Increasing fears that Americans won’t be able to afford to retire are prompting employers to enhance their defined contribution plans, with automatic features among those being added.
In fact, 73 percent now automatically enroll new participants—a percentage that’s been rising steadily, from 52 percent in 2009 and 68 percent in 2014. Still, 47 percent of those who haven’t added auto-enrollment cite cost as the chief reason not to do so. They also hesitate to add reenrollment, with 80 percent only making the effort to auto-enroll at the time the employee is hired.
In addition, 60 percent are now offering an auto-escalation feature; in 2014, 54 percent did so. Another big boost in DC plan features is the addition of Roth elements to 401(k) plans, with 70 percent of sponsors adding that to the plans they provide.
That’s up from 54 percent in 2014 and 46 percent in 2012. Just a quarter of employers have increased their plan contributions over the past five years. Among those doing so, 60 percent raised the employer match to do it; 51 percent did so by encouraging employee savings and employee engagement; and 44 percent offset benefit changes in their defined benefit program.
Meanwhile, among employers who did increase plan contributions, 66 percent didn’t increase the employer match at all and 7 percent actually reduced it.
Other changes employers have been making include a cut in the number of investment options by 42 percent of employers over the past three years, with another 41 percent planning to do so by 2020, and the rise of target-date funds as the go-to qualified diversified investment alternative, with 93 percent using TDFs as QDIAs since 2014’s 86 percent and 2009’s 64 percent.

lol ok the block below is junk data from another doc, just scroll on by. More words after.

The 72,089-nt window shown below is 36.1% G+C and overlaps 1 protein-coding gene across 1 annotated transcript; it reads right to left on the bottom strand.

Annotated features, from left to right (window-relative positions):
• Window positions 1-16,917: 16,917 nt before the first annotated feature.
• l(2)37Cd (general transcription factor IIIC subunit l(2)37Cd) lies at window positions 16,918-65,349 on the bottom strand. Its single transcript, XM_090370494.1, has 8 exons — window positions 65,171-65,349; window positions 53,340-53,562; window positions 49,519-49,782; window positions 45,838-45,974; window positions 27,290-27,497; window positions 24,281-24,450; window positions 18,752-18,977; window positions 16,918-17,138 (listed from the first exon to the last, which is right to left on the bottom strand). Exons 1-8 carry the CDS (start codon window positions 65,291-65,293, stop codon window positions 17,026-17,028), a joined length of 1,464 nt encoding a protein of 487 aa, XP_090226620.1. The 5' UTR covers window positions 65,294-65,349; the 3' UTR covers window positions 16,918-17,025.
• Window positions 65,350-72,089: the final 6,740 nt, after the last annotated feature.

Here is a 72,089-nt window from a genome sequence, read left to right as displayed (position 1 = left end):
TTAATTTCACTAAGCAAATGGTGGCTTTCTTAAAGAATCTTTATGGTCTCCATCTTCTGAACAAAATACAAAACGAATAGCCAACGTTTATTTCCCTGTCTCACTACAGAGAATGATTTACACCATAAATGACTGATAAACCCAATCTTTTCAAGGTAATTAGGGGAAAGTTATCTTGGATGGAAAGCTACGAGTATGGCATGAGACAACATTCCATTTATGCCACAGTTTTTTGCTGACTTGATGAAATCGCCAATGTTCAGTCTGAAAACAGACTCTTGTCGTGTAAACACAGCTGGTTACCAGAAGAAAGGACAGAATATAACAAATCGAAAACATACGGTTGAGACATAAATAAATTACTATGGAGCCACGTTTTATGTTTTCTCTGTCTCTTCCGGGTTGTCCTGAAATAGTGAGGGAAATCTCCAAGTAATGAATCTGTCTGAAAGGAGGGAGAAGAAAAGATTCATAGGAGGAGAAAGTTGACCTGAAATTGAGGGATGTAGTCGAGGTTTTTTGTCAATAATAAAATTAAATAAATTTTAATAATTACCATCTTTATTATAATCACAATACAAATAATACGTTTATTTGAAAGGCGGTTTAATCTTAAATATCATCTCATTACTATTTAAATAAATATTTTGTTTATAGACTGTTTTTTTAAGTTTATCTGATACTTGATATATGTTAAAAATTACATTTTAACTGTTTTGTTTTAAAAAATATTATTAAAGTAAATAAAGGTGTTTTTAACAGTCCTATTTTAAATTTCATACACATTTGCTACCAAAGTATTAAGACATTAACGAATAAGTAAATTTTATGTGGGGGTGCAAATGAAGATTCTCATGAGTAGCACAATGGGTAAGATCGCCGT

Health savings accounts are also on the rise, with 80 percent of employers offering them and 12 percent planning or considering adding them by next year.
They’re also paying more attention to fees charged on retirement accounts, with 41 percent now being charged a fixed-dollar amount per participant for recordkeeping fees; that’s up from 32 percent in 2014.
And 78 percent of employers plan to provide additional education on retirement planning issues, including such topics as when they’ll be able to retire; where they should be saving to do so among available choices including Roths, 401(k)s, HSAs and other options; how much they need to save; where and how to invest; and how to withdraw money from their retirement accounts once they’ve actually retired.
But despite these improvements, employers still have a way to go in other areas—such as evaluating how well their plans are actually doing at improving workers’ retirement readiness. Just 35 percent of respondents even measure the retirement readiness of their participants annually, and the vast majority (88 percent) only measure basic plan statistics, such as participation rate, account balance and contribution rate.
Additionally, 83 percent of investment committees at the largest plan sponsors say their top priority is to improve retirement readiness and associated workforce risks, yet only 17 percent spend time at meetings on retirement readiness.